On Wed, 18 Apr 2007, Bob Friesenhahn wrote:

Years ago, I converted ImageMagick to use loadable modules in order to decouple from optional libraries. This did require a clean "codec" interface but it turned out fine. There are 95 modules, and libldtl is only used if the package is built to use loadable modules. A module loader was developed to keep track of loadable modules. Each module has load/unload routines and registers itself with the library by invoking a module adding function in the main library.

Thanks for the tips. I've had a look at the ImageMagick sources, which presumably (and seemingly) still use your scheme, and the good news (for me) is that it looks like I can do what I want without changing my existing modules (which already have a clean interface). Still, it would be nice if it could be done fully automatically, something like:

libtool --mode=link --dlopenlink=foo,bar,baz ...

If -lfoo, -lbar or -lbaz appears in the command line, the relevant library is not linked against. Instead, a dummy module will be compiled that contains two functions: one that that attempts to open the library and resolves the relevant symbols, which is called on program startup, and another which returns a value saying whether the given library was successfully opened.

[Inessential features: it would be nice if the initialisation functions could be called automatically; if not, they could be called by a libtool initialisation function, which means that the total code impact would be just a few lines:

#include <ltdl.h>


which has the advantage that the programmer can choose when to take the (in general potentially large) hit of doing the dlopening. It would also be nice if the program could easily test whether an individual symbol had been resolved by testing whether or not it was NULL.]

It seems to me that this could be implemented relatively easily: first, call the linker normally, then find out which libraries (if any) in the dlopenlink link have been pulled in, then scan the object to discover which symbols from each library have been imported; generate and compile the appropriate stub, and then perform the link again, without the relevant libraries, but with the stub.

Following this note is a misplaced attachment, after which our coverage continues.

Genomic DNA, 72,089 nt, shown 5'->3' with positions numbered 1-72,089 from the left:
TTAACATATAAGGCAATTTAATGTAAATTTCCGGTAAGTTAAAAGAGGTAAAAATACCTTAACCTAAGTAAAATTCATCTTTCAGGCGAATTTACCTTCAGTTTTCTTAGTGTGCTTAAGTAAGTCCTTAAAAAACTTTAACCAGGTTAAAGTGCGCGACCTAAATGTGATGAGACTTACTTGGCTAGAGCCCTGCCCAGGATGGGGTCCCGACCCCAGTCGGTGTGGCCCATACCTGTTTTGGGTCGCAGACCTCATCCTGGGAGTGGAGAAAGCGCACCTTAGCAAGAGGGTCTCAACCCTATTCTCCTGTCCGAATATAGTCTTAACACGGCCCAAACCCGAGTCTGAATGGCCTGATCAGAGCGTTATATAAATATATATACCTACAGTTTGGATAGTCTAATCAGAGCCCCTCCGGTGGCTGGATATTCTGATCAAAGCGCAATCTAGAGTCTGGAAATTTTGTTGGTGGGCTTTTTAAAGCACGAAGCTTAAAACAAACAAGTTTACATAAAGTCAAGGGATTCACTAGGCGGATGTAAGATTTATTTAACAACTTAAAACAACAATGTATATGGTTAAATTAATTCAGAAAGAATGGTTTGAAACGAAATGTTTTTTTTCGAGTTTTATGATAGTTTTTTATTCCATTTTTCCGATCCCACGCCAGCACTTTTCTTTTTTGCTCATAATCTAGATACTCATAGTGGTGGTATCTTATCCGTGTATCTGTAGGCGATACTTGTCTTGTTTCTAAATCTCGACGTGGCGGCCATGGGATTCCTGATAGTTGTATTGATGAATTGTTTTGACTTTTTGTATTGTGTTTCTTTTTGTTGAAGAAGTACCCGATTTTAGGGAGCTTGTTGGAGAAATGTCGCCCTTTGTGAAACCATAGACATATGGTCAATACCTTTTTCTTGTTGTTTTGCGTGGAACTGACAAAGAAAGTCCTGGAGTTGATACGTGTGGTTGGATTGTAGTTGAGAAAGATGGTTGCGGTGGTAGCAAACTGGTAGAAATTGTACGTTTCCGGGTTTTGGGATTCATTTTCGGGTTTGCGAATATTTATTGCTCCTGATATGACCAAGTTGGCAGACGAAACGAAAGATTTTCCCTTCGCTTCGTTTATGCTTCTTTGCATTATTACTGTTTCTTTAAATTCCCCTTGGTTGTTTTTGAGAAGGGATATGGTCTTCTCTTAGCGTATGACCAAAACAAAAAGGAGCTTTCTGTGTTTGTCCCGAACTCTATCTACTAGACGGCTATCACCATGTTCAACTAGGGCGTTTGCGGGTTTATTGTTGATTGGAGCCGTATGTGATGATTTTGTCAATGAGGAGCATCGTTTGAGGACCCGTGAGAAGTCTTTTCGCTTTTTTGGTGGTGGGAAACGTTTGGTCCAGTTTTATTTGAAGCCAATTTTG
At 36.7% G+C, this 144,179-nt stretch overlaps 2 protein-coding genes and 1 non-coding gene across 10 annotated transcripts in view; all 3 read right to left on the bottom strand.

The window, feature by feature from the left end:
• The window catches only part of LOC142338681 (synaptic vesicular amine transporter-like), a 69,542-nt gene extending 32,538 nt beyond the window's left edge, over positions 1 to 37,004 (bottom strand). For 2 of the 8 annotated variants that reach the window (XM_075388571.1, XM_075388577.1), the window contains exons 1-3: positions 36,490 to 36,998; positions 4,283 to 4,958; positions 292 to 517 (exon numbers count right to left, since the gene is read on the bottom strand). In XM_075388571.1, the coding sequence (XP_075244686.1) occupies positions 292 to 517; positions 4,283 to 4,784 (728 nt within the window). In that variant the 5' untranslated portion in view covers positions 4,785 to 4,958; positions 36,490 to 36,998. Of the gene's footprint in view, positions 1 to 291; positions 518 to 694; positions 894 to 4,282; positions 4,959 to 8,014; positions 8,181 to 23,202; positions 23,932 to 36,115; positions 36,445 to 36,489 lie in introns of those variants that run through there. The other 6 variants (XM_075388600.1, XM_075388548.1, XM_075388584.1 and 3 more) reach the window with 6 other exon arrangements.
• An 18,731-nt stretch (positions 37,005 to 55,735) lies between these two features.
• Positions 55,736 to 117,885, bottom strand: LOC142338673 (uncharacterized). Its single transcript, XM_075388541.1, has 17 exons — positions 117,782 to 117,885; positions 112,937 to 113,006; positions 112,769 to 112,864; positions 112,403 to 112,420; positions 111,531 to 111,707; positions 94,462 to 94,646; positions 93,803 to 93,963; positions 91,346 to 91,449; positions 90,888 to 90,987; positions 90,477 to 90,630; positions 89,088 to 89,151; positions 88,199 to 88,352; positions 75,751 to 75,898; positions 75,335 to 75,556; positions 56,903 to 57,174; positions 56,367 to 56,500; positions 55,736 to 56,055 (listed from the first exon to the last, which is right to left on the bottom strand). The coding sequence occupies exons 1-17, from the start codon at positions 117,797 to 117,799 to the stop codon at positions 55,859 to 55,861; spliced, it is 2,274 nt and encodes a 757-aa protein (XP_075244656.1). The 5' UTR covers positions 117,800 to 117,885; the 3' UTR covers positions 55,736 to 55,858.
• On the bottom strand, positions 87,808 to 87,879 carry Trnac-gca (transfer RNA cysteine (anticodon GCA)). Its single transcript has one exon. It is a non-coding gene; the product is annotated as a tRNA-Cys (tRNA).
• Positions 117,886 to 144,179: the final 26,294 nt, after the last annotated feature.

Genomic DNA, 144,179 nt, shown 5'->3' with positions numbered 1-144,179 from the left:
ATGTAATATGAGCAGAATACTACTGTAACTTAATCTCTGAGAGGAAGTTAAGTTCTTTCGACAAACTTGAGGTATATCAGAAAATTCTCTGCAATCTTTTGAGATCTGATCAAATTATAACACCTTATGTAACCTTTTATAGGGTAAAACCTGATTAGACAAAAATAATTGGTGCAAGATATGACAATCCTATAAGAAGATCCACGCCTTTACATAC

I admit that this buys me very little in my particular case: it seems that I can indeed get away with a little build system hackery and merely change the module that knows about all the CODEC and effect modules in SoX. That's nice to learn, and it's probably what I'll do. I'm interested, though, to know whether the general case is worth solving. Perhaps it's not: maybe if your program is dependent on a particular library in lots of places, then you simply have to link against it. I suspect, however, that the same considerations employed to justify aspect-oriented programming could be used to justify the idea that a library could be used in many places in a program (i.e. hard to isolate in the way that ImageMagick or SoX can isolate transforming functions) and yet happily be present or not without making the program break down. It would have to involve a large number of API calls (or you can just proxy them) as well as a large number of modules from which they are called.

http://rrt.sc3d.org/ | Psalms 19:12 <-- tagline for the guilty


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